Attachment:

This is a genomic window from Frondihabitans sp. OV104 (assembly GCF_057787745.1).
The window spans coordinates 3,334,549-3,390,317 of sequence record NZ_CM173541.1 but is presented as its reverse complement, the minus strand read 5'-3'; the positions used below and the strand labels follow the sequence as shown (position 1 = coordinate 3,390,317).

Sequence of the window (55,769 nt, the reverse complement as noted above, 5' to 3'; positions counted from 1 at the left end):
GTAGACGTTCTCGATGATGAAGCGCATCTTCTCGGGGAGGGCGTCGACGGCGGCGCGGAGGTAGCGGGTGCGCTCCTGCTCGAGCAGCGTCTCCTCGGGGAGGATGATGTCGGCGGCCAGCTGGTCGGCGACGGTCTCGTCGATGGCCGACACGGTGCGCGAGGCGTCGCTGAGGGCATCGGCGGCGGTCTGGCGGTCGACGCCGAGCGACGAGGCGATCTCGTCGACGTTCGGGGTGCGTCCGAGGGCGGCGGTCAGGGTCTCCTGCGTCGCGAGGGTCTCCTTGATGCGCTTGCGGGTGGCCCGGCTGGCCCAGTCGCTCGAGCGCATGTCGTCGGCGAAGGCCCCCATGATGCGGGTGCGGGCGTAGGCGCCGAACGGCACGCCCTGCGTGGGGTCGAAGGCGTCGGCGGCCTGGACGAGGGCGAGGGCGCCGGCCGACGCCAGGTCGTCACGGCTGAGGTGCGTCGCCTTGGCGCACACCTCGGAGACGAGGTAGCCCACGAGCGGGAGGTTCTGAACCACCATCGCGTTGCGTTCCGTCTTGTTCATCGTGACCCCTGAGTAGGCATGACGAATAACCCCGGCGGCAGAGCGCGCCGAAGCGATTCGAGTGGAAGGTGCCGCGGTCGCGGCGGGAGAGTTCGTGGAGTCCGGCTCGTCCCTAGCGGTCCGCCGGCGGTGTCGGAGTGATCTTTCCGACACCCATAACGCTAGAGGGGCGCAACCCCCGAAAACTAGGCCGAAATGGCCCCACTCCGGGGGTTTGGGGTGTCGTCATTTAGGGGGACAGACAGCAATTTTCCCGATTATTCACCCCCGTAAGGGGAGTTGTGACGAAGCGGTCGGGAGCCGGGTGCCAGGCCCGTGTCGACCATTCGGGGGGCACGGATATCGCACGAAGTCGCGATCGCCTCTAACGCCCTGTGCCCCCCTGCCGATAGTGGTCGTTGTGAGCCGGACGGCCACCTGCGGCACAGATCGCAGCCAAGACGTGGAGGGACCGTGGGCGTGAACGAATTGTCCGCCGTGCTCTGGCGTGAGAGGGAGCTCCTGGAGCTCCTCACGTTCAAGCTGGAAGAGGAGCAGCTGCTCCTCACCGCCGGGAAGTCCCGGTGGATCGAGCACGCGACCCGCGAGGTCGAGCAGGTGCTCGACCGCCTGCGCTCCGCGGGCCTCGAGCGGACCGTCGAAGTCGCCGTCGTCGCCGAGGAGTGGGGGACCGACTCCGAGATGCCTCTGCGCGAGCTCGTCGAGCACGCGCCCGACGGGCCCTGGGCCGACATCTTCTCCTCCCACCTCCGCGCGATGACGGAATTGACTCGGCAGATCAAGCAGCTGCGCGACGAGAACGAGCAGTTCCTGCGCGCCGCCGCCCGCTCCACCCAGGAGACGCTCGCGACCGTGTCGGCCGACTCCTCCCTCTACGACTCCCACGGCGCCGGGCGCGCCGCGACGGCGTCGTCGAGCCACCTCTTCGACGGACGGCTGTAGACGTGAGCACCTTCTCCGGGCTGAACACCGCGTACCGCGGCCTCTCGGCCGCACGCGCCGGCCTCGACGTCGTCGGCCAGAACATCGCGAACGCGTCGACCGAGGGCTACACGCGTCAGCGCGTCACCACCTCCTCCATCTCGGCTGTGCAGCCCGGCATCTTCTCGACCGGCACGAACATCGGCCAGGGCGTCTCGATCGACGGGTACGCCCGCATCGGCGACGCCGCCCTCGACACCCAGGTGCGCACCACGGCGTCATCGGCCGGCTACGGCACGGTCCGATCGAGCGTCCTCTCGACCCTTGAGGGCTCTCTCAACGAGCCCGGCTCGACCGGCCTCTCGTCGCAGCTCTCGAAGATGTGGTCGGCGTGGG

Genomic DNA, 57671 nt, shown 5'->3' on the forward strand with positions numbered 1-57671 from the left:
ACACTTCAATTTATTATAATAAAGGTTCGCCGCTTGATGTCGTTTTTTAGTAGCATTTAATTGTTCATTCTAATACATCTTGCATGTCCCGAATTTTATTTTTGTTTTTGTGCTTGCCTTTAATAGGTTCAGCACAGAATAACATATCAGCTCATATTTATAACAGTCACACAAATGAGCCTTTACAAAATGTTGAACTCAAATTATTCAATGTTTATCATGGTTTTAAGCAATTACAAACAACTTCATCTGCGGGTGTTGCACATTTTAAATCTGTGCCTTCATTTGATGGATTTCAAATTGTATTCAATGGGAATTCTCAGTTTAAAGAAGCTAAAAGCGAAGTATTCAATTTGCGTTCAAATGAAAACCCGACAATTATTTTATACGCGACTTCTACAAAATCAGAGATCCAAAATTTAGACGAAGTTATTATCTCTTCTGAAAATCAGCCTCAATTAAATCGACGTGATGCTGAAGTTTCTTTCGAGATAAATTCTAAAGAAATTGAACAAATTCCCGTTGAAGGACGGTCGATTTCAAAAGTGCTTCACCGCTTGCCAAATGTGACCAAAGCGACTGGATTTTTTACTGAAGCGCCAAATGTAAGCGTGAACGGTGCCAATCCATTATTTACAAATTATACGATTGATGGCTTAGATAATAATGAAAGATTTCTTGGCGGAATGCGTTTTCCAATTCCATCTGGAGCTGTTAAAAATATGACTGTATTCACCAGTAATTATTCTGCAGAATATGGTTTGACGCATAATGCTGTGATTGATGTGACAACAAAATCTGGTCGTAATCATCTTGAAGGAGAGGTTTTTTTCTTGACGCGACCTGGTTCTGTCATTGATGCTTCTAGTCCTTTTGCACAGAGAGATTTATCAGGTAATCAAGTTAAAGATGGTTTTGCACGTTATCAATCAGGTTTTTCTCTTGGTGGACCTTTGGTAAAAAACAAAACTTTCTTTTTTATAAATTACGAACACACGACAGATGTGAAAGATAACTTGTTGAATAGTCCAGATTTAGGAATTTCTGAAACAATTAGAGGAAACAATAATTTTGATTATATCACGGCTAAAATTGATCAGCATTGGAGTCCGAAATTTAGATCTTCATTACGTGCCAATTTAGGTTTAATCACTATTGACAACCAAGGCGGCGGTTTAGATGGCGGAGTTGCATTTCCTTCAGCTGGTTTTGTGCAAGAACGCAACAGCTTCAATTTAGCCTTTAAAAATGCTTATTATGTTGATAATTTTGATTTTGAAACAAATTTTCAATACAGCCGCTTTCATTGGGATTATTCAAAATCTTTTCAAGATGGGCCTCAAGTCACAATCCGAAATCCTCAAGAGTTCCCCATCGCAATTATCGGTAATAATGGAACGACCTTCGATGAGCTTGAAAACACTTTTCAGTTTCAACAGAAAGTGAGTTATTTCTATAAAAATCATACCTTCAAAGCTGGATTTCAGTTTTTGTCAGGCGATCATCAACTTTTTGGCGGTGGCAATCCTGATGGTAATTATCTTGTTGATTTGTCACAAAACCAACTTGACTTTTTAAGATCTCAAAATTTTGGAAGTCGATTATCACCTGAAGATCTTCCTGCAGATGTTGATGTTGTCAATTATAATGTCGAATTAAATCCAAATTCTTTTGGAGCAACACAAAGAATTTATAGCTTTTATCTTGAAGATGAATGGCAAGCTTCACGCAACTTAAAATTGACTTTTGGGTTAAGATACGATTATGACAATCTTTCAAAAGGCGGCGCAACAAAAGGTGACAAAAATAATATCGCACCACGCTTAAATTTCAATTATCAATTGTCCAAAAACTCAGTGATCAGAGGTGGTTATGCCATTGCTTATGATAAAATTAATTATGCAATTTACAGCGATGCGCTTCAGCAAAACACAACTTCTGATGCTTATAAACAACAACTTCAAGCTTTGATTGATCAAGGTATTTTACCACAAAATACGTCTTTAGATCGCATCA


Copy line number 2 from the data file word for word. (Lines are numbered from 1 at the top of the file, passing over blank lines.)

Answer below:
The window spans coordinates 3,334,549-3,390,317 of sequence record NZ_CM173541.1 but is presented as its reverse complement, the minus strand read 5'-3'; the positions used below and the strand labels follow the sequence as shown (position 1 = coordinate 3,390,317).